Absence of U.S. cars from Japanese 'clunker' program irks lawmaker

Rep. Betty Sutton (D-Ohio) said U.S. cars are excluded from the Japanese program, calling that
Rep. Betty Sutton (D-Ohio) said U.S. cars are excluded from the Japanese program, calling that "outrageous." (Bill O'leary/the Washington Post)
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By Peter Whoriskey
Washington Post Staff Writer
Thursday, January 7, 2010

When U.S. Rep. Betty Sutton (D-Ohio) proposed the "Cash for Clunkers" program to bolster the U.S. auto industry last year, she limited the government purchase incentives to cars produced in North America.

But the exclusion soon aroused complaints from overseas automakers and free-trade advocates, and she relented. The $3 billion U.S. program ran over the summer and was open to all fuel-efficient cars, no matter where they were made.

Now the trouble is, as Sutton sees it, that the Japanese government has not returned the favor. Under that country's own incentive program, not a single car from the Detroit Three is eligible.

"It's outrageous," Sutton said Wednesday. "They specifically designed it to exclude the participation of U.S. auto imports."

In recent weeks, the Japanese clunkers program, which may soon be extended, has become the focus of growing complaints from U.S. automakers and other interests.

As far back as October, the U.S. trade representative urged Japan to amend the program.

This week, the U.S. Chamber of Commerce has issued a letter expressing concern.

And on Tuesday, Sutton filed a resolution calling for the U.S. trade officials to initiate a trade case against Japan if its program continues to exclude U.S. brands.

But the rules for the Japanese incentive program are complex, and Japanese officials argue that it is open to imports but that American automakers have opted not to apply.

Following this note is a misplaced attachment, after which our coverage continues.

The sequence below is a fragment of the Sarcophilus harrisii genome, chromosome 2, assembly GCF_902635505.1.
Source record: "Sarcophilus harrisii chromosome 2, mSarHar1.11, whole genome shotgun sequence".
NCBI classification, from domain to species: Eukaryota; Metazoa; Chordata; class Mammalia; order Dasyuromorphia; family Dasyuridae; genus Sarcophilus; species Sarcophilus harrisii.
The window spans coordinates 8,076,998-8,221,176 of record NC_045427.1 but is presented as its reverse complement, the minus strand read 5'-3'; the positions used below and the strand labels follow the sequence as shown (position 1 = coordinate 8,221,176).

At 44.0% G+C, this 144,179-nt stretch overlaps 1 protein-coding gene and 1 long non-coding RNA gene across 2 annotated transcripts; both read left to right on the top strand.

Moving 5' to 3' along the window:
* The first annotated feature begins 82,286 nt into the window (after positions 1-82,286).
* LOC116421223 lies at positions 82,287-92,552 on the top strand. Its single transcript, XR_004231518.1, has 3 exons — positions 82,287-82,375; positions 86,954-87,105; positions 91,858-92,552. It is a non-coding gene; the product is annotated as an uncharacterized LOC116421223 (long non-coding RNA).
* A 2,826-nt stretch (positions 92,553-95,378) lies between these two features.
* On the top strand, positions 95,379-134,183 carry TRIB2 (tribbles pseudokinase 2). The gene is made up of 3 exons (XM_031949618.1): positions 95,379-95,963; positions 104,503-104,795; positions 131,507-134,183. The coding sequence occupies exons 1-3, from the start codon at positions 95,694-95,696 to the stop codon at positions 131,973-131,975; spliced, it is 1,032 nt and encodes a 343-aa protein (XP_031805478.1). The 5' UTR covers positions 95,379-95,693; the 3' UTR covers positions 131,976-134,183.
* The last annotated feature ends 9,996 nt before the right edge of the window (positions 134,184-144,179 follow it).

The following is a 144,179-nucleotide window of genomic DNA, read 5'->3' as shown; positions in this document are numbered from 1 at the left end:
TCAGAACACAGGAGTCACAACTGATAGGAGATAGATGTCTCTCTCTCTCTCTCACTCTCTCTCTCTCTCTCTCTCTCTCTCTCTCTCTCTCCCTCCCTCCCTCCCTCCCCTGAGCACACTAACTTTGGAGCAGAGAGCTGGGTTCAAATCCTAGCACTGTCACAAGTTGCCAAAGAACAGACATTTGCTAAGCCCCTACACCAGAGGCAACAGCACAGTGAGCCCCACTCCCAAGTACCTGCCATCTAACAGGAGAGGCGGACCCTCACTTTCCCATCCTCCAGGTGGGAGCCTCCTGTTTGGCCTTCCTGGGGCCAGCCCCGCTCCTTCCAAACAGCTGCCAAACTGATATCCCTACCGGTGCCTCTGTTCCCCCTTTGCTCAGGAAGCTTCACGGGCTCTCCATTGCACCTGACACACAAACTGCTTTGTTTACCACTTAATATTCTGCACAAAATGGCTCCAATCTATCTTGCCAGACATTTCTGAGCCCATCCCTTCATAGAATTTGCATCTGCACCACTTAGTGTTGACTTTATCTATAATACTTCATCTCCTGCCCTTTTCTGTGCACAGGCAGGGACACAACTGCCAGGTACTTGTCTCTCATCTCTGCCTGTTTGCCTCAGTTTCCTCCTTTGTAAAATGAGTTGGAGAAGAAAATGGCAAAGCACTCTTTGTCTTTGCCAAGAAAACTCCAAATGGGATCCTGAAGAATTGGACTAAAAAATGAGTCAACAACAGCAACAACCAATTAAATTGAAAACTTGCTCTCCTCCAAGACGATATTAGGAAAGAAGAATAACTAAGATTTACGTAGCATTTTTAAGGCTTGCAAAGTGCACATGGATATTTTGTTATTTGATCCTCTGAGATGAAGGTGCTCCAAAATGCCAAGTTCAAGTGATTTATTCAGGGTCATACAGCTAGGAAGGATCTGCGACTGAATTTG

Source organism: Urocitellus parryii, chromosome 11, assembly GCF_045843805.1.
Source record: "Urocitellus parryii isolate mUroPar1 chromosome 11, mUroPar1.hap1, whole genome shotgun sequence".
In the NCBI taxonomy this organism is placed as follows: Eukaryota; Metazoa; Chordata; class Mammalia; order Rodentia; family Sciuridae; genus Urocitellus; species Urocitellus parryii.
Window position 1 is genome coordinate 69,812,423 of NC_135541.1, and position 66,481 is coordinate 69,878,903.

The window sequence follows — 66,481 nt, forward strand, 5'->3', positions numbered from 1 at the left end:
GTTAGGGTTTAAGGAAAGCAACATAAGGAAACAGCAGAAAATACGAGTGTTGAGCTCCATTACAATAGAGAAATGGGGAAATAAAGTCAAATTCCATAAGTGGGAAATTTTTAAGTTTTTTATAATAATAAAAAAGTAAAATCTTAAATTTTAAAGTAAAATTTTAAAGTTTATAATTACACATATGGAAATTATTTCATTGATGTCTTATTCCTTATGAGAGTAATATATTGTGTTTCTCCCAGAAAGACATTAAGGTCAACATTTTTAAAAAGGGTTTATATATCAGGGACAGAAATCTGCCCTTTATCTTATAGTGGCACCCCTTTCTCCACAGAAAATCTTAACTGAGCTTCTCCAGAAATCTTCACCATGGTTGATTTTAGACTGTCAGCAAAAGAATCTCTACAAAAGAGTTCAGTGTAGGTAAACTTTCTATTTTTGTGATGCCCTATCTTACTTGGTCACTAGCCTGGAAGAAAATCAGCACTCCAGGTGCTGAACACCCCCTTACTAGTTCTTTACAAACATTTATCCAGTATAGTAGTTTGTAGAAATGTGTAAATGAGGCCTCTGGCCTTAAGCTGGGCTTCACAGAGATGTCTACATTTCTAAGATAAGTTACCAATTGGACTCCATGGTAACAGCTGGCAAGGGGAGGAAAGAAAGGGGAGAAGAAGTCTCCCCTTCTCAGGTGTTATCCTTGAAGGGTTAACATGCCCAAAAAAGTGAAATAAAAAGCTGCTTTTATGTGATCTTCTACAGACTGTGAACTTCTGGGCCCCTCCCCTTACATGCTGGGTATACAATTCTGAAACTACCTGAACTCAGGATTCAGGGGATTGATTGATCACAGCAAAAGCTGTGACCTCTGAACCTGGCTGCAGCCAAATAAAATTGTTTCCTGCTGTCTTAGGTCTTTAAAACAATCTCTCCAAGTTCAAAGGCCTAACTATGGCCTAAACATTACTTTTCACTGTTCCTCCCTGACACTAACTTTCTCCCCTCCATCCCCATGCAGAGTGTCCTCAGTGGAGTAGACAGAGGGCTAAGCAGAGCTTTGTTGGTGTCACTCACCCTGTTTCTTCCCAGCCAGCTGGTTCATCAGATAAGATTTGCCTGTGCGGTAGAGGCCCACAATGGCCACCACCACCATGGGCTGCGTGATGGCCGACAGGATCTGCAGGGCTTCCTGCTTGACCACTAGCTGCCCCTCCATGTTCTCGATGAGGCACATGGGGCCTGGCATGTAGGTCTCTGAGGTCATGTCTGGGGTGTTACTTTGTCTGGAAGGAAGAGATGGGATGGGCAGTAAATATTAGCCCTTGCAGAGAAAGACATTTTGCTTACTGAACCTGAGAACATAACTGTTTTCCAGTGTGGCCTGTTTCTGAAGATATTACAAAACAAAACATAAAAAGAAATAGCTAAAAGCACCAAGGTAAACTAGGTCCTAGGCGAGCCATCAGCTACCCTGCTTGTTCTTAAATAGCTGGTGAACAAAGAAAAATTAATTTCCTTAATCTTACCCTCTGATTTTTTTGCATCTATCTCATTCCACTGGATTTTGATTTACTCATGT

"We think our program is fair and nondiscriminatory," said Satoshi Miura, an official at the Japanese Embassy in Washington.

U.S. automakers typically bring cars into Japan under a program known as "Preferred Handling Procedure," which is cheaper than other importation methods but makes those cars ineligible under the Japanese incentive program, Miura said.

But Korean and European automakers have taken the necessary steps to become eligible.

"Currently no American cars qualify," he said. "They do not get the type approval."

Nearly half of the U.S. government's $3 billion clunkers program went toward buying Japanese cars and trucks, accounting for about 319,000 out of a total of 677,000 vehicles sold under the program. But according to Miura, about 80 percent of the Japanese branded cars in the program were vehicles built in North America.

The biggest winner in the United States was Toyota.

"Toyota has no objection to inclusion of any foreign auto manufacturer in the Japanese program," said Ed Lewis, a Toyota spokesman. "We understand the U.S. government and the government of Japan are working on this issue and trust that they will work cooperatively toward a solution."

No figures for how many imported cars have been sold under the Japanese incentive program were immediately available.

A spokeswoman for the U.S. trade representative said that the office "continues to raise this issue with the Japanese government, including at a senior level." The spokeswoman, Nefeterius A. McPherson, added that "in light of serious U.S. concerns, both sides have agreed to continue to consult. We hope to find a way forward through these discussions."

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